River Island talks reward

Written by
Emily Sexton-Brown

23 Feb 2016

23 Feb 2016 • by Emily Sexton-Brown

Tell me about your organisation, number of employees, locations and history...

River Island has a vibrant history and tells a story of true entrepreneurship. The business was started in 1948 from a single shop selling knitting wool and grew into the high street fashion empire we are today. With over 350 stores and 10,000 employees across the UK, Ireland and internationally.



Can you tell me what you do day to day?

One of the things I love most about my job is the variety it brings. After a morning coffee, my day will generally consist of some form of forecasting and analysis (Excel quickly becomes your best friend), followed by stakeholder meetings and working on key projects for the year. 


How is the reward function at River Island is perceived, and why?

The reward function is still in its infancy at River Island. Prior to me joining the business over a year and a half ago, employee reward consisted of historical benefit schemes and not much awareness of what we offered. Over the past year, reward has really done a U-turn and we’ve been able to introduce some great things into the business that really tie in with our overall engagement strategy. I believe these enhancements are steadily improving the perception of reward, but we still have some work to do.

How do you ensure people are engaged?

Engagement is definitely a priority on our people agenda. A lot of what we do as a HR function is geared towards the attraction, engagement and retention of key talent who are really going to drive our business forward. We’ve introduced ‘Summer Fridays’ throughout the Summer months, during which our head office employees are able to leave the office at 3.30pm every Friday. We’ve made enhancements to our employee discount scheme for retail, introduced volunteering days and are also working on a number of other initiatives for next year.

What do you believe is the future of reward at River Island?

With the reward function being so new I think we have a huge opportunity to do some great things going forward. We’ll be looking at expanding our reward offering, giving our employees more choice and flexibility, focusing on health and well-being and most importantly, listening to what our employees want. My vision for reward at River Island is that it’s intrinsically linked to our core values. I want all our employees to really understand and value their rewards and be recognised for the brilliant work they’re doing.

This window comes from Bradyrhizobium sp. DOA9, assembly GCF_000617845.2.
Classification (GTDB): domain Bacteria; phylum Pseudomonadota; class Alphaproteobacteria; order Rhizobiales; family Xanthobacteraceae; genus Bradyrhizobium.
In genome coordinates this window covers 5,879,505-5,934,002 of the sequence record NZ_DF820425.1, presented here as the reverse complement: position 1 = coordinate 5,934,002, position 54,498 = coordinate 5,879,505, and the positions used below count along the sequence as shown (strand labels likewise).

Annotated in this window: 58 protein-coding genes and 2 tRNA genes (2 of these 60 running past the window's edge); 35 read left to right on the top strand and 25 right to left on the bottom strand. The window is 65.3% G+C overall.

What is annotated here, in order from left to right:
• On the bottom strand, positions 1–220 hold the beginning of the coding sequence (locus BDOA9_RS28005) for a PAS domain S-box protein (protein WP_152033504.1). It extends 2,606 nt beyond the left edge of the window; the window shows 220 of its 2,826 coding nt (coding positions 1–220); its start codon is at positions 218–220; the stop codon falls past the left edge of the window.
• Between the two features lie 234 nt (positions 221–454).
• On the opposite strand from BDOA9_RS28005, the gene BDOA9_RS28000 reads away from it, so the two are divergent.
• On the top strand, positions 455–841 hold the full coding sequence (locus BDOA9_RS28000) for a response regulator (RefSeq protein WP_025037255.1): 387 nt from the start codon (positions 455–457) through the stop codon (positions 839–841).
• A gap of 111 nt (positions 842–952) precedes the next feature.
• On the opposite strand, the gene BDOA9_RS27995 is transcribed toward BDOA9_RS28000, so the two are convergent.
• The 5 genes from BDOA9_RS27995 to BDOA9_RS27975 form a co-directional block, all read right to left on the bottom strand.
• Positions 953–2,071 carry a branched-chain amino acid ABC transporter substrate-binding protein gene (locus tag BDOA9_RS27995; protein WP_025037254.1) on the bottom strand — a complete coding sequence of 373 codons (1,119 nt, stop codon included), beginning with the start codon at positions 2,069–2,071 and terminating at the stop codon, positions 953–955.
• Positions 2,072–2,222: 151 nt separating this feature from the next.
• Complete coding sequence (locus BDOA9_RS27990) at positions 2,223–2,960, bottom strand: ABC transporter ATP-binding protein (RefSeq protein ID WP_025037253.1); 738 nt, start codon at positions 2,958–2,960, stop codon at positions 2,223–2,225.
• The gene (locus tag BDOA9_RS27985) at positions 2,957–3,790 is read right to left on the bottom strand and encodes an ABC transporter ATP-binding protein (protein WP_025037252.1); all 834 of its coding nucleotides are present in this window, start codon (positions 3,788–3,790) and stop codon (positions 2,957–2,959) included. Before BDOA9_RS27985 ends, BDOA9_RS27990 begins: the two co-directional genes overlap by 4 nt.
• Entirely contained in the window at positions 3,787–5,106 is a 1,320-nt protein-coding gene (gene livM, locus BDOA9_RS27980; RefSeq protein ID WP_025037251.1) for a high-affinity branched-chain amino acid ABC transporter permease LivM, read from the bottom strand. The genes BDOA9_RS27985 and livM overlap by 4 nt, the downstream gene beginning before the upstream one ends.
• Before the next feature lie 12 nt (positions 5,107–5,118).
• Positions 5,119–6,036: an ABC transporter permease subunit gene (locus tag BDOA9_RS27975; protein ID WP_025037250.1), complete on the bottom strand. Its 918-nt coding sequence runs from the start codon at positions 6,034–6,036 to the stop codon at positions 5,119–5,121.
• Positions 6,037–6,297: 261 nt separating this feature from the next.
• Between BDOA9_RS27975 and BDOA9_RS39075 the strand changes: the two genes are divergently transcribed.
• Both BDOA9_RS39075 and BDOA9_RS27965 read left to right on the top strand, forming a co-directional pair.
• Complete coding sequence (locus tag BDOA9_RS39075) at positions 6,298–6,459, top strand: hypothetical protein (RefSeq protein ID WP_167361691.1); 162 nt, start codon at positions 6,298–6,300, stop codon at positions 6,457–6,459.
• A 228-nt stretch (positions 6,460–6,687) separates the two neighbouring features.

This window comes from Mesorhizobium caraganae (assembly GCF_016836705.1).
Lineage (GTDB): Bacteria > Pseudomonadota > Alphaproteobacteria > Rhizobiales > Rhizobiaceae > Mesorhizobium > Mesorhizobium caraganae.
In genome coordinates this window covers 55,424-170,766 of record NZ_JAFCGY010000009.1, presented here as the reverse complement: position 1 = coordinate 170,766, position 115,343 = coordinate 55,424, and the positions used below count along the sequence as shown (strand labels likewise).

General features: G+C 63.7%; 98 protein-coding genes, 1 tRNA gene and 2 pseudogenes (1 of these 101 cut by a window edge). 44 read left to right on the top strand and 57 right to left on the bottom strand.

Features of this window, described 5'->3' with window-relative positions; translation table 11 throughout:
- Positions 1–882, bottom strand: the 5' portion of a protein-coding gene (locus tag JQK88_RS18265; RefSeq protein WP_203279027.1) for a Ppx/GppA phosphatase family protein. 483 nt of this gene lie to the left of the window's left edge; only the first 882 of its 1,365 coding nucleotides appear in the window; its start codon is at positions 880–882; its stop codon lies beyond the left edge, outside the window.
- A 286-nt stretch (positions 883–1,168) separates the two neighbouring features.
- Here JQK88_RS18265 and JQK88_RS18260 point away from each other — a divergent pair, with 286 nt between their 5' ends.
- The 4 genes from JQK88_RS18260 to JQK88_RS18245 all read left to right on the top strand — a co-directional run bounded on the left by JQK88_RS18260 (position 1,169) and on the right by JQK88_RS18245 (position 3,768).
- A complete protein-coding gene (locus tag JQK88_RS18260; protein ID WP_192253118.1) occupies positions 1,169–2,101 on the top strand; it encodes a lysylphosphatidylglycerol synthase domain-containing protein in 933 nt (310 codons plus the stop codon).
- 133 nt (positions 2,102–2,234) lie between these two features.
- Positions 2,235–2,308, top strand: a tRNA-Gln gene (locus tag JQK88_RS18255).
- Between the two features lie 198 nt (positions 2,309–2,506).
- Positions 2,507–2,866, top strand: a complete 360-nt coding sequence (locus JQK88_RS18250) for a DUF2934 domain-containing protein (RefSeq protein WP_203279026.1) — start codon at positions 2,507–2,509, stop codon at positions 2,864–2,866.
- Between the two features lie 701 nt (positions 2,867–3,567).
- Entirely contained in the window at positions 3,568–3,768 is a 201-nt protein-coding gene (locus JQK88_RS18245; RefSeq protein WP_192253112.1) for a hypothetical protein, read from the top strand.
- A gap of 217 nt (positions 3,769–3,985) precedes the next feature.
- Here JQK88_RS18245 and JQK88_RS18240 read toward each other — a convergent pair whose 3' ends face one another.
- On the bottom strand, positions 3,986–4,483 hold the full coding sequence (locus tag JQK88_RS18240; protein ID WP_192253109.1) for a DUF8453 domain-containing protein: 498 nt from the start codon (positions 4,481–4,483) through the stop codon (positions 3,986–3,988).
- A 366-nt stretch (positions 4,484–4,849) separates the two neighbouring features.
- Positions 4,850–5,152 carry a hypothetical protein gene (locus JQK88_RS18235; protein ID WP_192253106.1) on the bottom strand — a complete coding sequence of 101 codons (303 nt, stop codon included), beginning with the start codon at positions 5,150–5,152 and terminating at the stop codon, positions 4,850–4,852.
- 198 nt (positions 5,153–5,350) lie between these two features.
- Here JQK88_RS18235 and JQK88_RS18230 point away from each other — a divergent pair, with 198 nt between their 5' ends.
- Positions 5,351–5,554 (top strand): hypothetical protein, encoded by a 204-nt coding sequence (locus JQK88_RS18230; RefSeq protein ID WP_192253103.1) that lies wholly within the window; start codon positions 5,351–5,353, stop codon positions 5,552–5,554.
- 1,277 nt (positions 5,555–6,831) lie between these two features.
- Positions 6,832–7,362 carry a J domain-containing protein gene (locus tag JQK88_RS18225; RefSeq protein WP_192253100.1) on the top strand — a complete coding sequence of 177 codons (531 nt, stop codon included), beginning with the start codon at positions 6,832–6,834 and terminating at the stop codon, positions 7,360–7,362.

What would you personally change?

We need to grow reward at River Island. I’m currently in a stand-alone role. I’m currently in a stand-alone role, so you can imagine the challenges that often come with that, especially when reward and engagement continue to play a pivotal role in our people strategy.

"Im passionate about taking on projects that have the potential to really make a difference for our employees."

Biggest challenges facing reward professionals right now?

I think many reward professionals are finding the government led initiatives a challenge at the moment. The National Living Wage (NLW) coming into force in April 2016 is the start of a much larger concern on how we want to shape the future of our pay structures. For some, wage rates and pay bands currently include a number of differentials including age, region, experience, seniority etc. Not only do we need to consider these differentials, but also think about what impact this has on other areas of the business. It’s a big piece of work to ensure we get this right and are set up for future success. 


How would you advise others to overcome these challenges?

My advice would be to think about this as a long-term pay strategy. In the past some businesses have increased rates of pay annually along with the changes to National Minimum Wage (NMW). There will still be those that take the same approach to the NLW, but this is an opportunity to plan ahead. My proposal for addressing this will be to keep pay structures simple, fair, agile and as transparent as possible.

How do you engage the reward strategy with the overall business?

Involve them in the process early on. Make sure they understand why we are proposing to take these measures, what positive impact this will have on their area of the business and what will happen if we do nothing. I always find case studies and market data valuable when presenting a proposal. The business likes to see how we are being competitive and industry leading in our approach to reward.

What is it about your role that you are most passionate about?

Problem solving. I’m passionate about taking on projects that have the potential to really make a difference for our employees. I love being able to identify an issue or something that isn’t working as effectively as it could be, make improvements to it, or give it a complete makeover. 

Thank God for spreadsheets!